Clint: Take LACE, a program in my home state of Louisiana. Prosecutors in Louisiana hire cops in their off hours to issue traffic tickets. But these weren’t regular traffic tickets, these were different. These were from the LACE program. Basically, what that meant is as long as the person ticketed paid the fine, the infraction wouldn’t show up on their record. They wouldn’t have to report it to insurance, it wouldn’t result in points on their record. You get the picture.
Josie: Yeah and this sounds like a pretty good deal. You know, they called it a diversion program, and technically it was. It basically helped people get a lesser sentence for their traffic ticket. But really it was this program concocted by prosecutors to rake in money. Normally in Louisiana, if you get a traffic ticket, they are issued through the regular traffic court system. And for every dollar that you pay in fines or fees, different parties get a percentage. The prosecutor’s office gets a chunk. The public defender’s office gets a much smaller chunk. The court gets a little. And so on and so forth. But now, prosecutors were issuing tickets through the LACE program and keeping 100% of the revenue. So their tickets weren’t cheaper. They just weren’t sharing the profits. They were hiring cops to work more hours, to write more tickets and then they were just keeping all the money. And the public defender and the courts were getting none of that revenue. They were just totally starved for resources. In Calcasieu Parish, the office of the district attorney there, John DeRosier, made about $4.4 million dollars off of the LACE program.
Clint: There are many more diversion programs like this where it’s really just about arresting more people and convicting more people to pull in money.
Josie: And what this does is just replicate the same patterns we talk about on here all the time. If you can’t pay the fee it means you can’t be diverted and then those programs are just another way of over-criminalizing poor people. Diversion programs can have other flaws too. For example, access to these programs can be really really limited, even among the ostensibly eligible. So there will be a program for low-level drug offenders, for example, but the prosecutor’s office will only divert 10% of those charged with a low level drug offense. Or the program will be available for low-level drug offenders, but only if its their very first offense. So if you are arrested again, you don’t have access to diversion.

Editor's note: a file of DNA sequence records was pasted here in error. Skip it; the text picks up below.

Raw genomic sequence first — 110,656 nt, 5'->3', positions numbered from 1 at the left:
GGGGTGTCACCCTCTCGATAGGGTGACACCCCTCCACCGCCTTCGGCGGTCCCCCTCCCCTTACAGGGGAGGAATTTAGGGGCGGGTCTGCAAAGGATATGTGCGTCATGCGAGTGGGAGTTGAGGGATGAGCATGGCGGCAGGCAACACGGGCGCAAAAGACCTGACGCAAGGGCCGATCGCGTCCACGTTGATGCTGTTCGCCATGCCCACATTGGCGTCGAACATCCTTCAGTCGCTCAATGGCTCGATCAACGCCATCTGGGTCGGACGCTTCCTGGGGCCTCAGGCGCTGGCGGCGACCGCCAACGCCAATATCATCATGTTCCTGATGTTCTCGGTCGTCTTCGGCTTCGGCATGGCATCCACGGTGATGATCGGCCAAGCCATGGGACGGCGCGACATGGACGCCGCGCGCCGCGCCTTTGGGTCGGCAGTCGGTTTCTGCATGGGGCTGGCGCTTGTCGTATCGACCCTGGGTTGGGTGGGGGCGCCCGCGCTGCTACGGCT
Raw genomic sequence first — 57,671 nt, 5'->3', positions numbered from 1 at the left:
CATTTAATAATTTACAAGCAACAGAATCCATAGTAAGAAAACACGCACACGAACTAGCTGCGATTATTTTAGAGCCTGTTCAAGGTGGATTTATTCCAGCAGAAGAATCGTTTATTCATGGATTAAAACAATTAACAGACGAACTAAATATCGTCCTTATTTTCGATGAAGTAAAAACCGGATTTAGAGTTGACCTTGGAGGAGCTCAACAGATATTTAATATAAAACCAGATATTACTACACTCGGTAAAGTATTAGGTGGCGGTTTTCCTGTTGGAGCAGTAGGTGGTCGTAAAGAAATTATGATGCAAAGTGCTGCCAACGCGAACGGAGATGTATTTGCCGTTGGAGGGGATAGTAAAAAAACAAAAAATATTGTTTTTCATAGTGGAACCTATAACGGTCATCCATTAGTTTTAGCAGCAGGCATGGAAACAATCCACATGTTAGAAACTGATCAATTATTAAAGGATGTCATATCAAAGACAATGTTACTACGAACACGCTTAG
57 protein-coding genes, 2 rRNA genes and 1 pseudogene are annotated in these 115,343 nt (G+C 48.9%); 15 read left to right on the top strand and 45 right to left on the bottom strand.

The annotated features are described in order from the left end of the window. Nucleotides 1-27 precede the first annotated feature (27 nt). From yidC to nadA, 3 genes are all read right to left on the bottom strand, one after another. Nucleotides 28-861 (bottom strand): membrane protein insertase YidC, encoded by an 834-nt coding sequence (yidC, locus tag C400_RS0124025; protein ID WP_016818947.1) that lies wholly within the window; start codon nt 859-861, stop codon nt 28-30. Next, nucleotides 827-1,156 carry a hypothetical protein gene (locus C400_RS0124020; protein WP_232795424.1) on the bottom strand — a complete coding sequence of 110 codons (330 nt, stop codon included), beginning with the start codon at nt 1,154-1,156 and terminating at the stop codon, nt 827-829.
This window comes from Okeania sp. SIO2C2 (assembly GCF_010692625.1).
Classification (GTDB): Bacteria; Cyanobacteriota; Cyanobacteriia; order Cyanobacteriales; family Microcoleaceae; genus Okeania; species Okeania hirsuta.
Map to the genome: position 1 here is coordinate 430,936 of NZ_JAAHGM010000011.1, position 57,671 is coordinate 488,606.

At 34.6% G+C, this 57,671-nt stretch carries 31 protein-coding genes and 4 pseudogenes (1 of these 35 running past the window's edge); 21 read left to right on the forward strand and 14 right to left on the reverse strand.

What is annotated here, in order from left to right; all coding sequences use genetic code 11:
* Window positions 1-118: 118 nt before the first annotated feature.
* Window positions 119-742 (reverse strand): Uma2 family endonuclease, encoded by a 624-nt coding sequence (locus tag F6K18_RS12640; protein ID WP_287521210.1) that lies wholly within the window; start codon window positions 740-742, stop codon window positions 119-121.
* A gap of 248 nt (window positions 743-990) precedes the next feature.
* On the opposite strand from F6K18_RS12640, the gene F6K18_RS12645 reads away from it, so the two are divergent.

Clint: Now, this may seem reasonable. Prosecutors often say that these defendants had a second chance and since they messed up again they don’t get a third. But this is a real issue when we talk about criminal charges that are evidence of a bigger problem. Addiction, for example, or homelessness. These are the sorts of things that can keep a person cycling in and out of jail and they generally aren’t solved on the first go around.
Josie: Another thing to be aware of when it comes to diversion programs is where they exist in the criminal process. Some programs deal with the problem on the front-end. These programs, pre-arrest, pre-booking or pre-charge diversion programs, are generally keeping a person out of the system. At the very least, these programs divert people before they are charged with a crime. And some programs come into play even earlier, they divert people before they have to spend even a second in jail or even before they are arrested.
Clint: Others are more about putting people in the system and giving them an opportunity to get back out. So, a defendant will have to plead guilty to have access to the diversion program, but if they complete the necessary requirements, they can have their record expunged. That’s of course still better than incarceration, generally, but the best diversion programs keep defendants out of the system as much as possible. That’s really important. Sure, its true, giving people in the criminal justice system a more humane option is a good thing to be clear, but a much better thing is keeping people from getting mired in the system in the first place. Alright, now you understand diversion programs, what’s good, what’s not good, but let’s get back down to business.
Josie: Yes. So, we’ve talked about the prosecutor, the defense attorney and we’ve talked plenty about the defendants. But what about the judge? The judge, as you likely know, presides over court proceedings. Note that this doesn’t necessarily mean a trial. Some judges preside over trials, but many others don’t. Theoretically, the judge is this independent presence in a courtroom, someone who knows the law, can make rulings and can fairly decide whether or not someone should be convicted of a crime.